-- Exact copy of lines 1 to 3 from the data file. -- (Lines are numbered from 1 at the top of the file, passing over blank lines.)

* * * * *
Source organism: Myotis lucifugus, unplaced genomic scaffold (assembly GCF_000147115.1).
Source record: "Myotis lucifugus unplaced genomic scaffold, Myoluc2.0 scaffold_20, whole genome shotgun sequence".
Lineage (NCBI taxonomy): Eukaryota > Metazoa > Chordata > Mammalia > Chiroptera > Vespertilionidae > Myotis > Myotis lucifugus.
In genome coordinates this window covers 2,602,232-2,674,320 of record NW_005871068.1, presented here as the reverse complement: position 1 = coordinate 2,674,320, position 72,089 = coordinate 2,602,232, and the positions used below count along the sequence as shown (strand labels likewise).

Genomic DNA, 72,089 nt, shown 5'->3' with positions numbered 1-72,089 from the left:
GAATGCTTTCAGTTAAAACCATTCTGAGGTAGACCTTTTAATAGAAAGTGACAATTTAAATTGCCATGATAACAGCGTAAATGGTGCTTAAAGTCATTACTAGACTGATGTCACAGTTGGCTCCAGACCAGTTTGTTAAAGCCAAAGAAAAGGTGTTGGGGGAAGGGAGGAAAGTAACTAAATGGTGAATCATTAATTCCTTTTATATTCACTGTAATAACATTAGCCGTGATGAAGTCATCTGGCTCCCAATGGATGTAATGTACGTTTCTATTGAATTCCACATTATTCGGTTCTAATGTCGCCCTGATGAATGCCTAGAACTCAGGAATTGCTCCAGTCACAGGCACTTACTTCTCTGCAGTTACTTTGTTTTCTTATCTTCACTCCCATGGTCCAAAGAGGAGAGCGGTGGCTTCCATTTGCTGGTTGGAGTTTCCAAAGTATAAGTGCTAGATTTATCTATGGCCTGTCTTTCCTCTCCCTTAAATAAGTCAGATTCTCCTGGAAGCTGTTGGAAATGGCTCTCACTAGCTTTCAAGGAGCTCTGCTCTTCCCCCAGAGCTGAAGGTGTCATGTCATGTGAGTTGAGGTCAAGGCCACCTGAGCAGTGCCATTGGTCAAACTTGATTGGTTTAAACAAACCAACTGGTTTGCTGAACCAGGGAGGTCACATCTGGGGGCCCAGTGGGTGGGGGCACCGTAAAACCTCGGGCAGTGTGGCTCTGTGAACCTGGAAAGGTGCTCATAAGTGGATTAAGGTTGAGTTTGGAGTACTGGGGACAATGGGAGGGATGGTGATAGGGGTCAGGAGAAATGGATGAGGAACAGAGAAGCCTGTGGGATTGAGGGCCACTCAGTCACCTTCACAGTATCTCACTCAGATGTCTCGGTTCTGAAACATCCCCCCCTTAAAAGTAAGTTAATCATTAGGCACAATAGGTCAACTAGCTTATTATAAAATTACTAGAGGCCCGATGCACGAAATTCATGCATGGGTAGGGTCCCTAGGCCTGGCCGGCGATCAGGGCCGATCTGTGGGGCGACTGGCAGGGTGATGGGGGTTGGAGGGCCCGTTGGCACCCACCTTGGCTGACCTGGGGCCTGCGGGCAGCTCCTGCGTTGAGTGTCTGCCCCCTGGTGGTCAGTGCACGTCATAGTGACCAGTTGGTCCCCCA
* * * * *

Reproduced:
Source organism: Myotis lucifugus, unplaced genomic scaffold (assembly GCF_000147115.1).
Source record: "Myotis lucifugus unplaced genomic scaffold, Myoluc2.0 scaffold_20, whole genome shotgun sequence".
Lineage (NCBI taxonomy): Eukaryota > Metazoa > Chordata > Mammalia > Chiroptera > Vespertilionidae > Myotis > Myotis lucifugus.